7 Important Mixing Vocals Tips You Need to Know

Mixing vocals can be challenging for beginners and music producers who want their music to sound professional. So here are tips for mixing vocals to sound their best.

Tips for Mixing Vocals

How to Mix Vocals

1. Get it Sounding Good from the Start

Mixing Vocals - Recording Audio Vocals
Photo by Oleg Ivanov

If you ask any top tier mixing engineers what’s the first step on mixing vocals, they will always say “get it sounding good from the start”.

That means while recording vocals you should think ahead on how well it will sit in the mix, potential issues, etc. Things like a great-sounding room and proper positioning from the singer can make a huge difference.

Take some time to find the best microphone for the singer’s voice. These simple steps will make mixing much easier.

2. Cutting Out Unwanted Frequencies

Mixing Vocals - Cutting Out Unwanted Frequencies

A consensus in mixing is that you should cut before boosting.

Find unwanted frequencies using a sweep EQ. Depicted above.

Set your Q value to around 7 and the frequency gain to the largest value possible (usually +24dB), then sweep around the frequency spectrum and look for harsh frequencies.

This tip will make your vocals sound much clearer when mixing vocals.

3. Know the Frequency Spectrum

Know the Frequency Spectrum

The human voice is incredibly complicated to categorize.

Each voice has a very unique timbre that will depend on a variety of factors.

You will probably never find two people with the same voice. That’s why you need to train your ears and know the frequency spectrum very well to identify those subtle differences.

We can’t put every voice in the same box, the image above shows you some guidelines to get you started.

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4. Compress Audio the Right Way

Compress Audio
Ignacio Montero

Compression is perhaps the most misunderstood effect in music. Take some time to learn how it works and your mix will sound much better.

On vocals, it’s important to not over-compress, with the risk of making it sound unnatural and robotic.

You want the compressor to slightly even out the performance and reduce peaks.

On most compressors you will find four main knobs:

  1. Threshold
  2. Ratio
  3. Attack
  4. Release

Basically, threshold means how loud the sound has to be before the compression starts, ratio deals with how much compression is applied (for instance, 4:1 = for every 4dB over the threshold, the signal is increased by 1dB; Attack, meaning how fast the compressor is going to kick in and release, stating how long until the compressor stops.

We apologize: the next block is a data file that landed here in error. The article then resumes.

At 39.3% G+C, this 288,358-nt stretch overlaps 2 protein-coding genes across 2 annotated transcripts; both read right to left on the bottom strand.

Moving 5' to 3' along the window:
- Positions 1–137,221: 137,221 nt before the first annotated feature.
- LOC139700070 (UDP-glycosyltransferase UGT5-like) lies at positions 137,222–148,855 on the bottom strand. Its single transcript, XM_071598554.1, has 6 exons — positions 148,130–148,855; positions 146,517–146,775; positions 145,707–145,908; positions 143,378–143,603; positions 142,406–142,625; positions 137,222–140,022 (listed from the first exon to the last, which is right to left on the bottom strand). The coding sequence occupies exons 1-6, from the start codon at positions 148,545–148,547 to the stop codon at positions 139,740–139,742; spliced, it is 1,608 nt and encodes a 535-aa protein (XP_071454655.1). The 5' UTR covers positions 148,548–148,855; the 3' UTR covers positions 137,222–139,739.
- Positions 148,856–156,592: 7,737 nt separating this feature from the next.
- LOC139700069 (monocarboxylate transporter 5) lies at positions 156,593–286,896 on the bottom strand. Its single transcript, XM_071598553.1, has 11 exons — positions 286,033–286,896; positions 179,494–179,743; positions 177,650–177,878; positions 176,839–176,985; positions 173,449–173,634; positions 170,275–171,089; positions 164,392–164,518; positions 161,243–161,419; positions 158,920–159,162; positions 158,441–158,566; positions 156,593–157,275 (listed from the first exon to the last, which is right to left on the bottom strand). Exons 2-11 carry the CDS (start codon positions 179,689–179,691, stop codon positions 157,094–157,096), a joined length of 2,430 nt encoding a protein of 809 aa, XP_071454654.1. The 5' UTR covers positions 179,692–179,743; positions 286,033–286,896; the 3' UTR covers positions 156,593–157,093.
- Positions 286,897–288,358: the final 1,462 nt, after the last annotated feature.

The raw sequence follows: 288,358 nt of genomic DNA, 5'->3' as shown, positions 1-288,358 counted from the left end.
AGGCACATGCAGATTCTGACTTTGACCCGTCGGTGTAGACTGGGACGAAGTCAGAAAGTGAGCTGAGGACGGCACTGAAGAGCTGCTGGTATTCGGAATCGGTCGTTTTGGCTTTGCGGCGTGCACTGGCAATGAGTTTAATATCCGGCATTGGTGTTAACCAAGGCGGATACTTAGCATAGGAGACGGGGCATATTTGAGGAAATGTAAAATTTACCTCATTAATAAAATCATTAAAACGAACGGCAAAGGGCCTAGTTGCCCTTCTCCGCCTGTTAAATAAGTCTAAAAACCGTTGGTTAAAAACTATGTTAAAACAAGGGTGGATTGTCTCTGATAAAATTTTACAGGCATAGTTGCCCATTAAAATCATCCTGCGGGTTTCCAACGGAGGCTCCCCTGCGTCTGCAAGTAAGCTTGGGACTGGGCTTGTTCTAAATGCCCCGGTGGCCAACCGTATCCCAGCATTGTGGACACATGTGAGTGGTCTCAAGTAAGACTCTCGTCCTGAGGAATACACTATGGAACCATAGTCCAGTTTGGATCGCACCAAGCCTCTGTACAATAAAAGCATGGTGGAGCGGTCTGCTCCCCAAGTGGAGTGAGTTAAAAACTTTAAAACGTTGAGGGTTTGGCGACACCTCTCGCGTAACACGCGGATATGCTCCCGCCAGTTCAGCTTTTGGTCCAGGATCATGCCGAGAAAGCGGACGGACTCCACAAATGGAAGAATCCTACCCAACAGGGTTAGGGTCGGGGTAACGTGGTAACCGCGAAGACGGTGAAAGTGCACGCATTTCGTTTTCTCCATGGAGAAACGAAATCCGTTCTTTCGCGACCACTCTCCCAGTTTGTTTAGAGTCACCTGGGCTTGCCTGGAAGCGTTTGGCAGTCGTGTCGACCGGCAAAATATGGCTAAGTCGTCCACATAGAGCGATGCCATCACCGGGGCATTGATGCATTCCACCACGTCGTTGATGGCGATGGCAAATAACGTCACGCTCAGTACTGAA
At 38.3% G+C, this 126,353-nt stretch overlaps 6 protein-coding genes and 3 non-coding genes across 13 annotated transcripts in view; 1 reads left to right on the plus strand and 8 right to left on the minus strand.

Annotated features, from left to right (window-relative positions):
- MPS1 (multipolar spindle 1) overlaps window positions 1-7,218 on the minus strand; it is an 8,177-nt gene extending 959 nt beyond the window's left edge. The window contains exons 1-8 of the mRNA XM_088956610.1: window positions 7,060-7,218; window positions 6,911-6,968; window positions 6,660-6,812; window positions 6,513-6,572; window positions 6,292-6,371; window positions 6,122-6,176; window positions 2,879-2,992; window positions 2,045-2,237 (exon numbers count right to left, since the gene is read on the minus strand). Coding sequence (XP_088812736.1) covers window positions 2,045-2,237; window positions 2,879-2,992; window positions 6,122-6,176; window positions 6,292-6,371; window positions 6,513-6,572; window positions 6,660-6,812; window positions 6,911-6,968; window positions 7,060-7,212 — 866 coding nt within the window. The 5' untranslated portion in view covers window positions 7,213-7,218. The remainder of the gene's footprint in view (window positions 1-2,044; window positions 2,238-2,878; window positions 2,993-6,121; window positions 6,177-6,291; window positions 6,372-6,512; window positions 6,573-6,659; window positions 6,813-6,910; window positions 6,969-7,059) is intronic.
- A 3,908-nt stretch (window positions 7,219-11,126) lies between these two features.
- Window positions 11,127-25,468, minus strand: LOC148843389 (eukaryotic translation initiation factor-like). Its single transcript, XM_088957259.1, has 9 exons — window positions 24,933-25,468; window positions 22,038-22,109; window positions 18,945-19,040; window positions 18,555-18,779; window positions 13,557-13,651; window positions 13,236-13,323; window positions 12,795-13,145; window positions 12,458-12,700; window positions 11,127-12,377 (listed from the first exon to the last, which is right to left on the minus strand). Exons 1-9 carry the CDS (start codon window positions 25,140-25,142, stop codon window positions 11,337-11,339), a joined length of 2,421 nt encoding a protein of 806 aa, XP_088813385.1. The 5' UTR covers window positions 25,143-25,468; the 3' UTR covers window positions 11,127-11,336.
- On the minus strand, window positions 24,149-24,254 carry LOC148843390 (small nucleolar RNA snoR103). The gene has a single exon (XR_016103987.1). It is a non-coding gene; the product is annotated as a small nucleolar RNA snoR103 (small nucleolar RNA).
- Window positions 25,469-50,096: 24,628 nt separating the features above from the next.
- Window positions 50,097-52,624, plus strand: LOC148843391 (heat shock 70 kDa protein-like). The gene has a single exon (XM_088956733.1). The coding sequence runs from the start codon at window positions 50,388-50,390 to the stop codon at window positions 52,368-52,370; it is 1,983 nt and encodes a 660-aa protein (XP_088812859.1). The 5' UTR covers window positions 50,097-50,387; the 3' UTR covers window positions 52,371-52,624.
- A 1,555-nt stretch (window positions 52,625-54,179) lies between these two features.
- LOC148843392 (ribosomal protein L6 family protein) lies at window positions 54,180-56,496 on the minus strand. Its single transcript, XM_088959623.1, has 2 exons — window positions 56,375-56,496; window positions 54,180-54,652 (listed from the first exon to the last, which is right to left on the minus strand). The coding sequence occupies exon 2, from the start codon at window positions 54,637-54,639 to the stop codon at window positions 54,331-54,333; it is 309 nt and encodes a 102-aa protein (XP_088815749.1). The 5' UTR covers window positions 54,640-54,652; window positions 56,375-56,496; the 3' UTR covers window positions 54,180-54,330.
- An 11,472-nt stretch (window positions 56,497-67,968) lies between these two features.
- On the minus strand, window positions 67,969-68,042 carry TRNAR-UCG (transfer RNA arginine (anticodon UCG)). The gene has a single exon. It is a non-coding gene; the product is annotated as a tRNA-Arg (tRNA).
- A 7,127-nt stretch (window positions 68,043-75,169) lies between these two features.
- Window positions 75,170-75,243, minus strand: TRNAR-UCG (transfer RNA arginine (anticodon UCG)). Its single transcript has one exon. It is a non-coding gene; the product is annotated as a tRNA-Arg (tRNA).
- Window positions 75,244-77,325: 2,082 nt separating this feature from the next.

There are no hard and fast rules for using compressors. We recommend starting with a slow attack, fast release, a threshold of about -20dB and a ratio of 4:1.

From there roll back the knobs until you find a sweet spot.

Tutorial: Audio Basics: How to Use a Compressor

5. Parallel Compression

A commonly used technique to make the vocals pop out in the mix is to send it in to a bus or duplicate the track, and applying heavy compression to the duplicated one.

From there, adjust the levels between the parallel compressed track and the original one; Always remember to be subtle when doing this, a little goes a long way.

We recommend starting with the following compression settings:

  • -40 dB threshold
  • 8:1 ratio
  • 0ms attack
  • 100ms release

It’s also cool to test different types of compressors for the job, especially analog-based ones.

6. Volume & Effect Automation

Volume and Effect Automation
Abigail Keenan

Vocal performances can often sound unbalanced and with some parts louder than others, that’s why it’s a great practice to do some volume automation to get a more even sounding recording.

You can also automate effects such as reverbs and delays according to what each part of the song asks for.

Video: Use Volume Automation To Bring Your Mixes To Life

7. Use Reverb and Delay Correctly

Ambient effects can both ruin your mix or make it shine.

A foolproof way to tell a bad mix from a good one is to listen to how the ambiance is used

A bad mix is often drenched in unnecessary reverb.

In most cases, the vocals are the main element of the song and need to be very close to the listener.

A rule of thumb is to remember the more reverb you apply to the vocal track, the more it will be pushed back in the mix, so be careful with it.

You can use stereo or slapback delays to make your vocals sound wider without pushing them to the back of the arrangement.

This is a technique used and often recommended by many top-notch mixing engineers.

Related: 50 Best Free Reverb VST Plugins


Get your vocals sounding good from the start and make your life easier by paying attention to things such as vocalist positioning, room sounds, and more.

Start working on the vocals by cutting unwanted frequencies using a sweep EQ.

Each voice is unique. Train your ears to identify the characteristics and nuances of each one of them.

Make sure you don’t over-compress your vocals, try to make it sound even while as natural as possible.

If you’re having difficulties making the vocals cut in the mix, try using subtle parallel compression.

Automate the volume and certain effects of your vocal tracks to make it sound balanced.

Use reverb and delays correctly and according to the other elements of the song.

Do you have any tips on mixing vocals?

Please share it below.

Mark V.

Written By Mark V.

Mark Valenzuela is a professional blogger, entrepreneur, and educator with more than 15 years of experience in music production. In 2008, Mark founded Hip Hop Makers, a top resource for aspiring music producers and beatmakers. He specializes in content on music production, software, gear, and free music resources. Committed to empowering creators of all levels, Mark continues to inspire and help music creators pursue their dreams.

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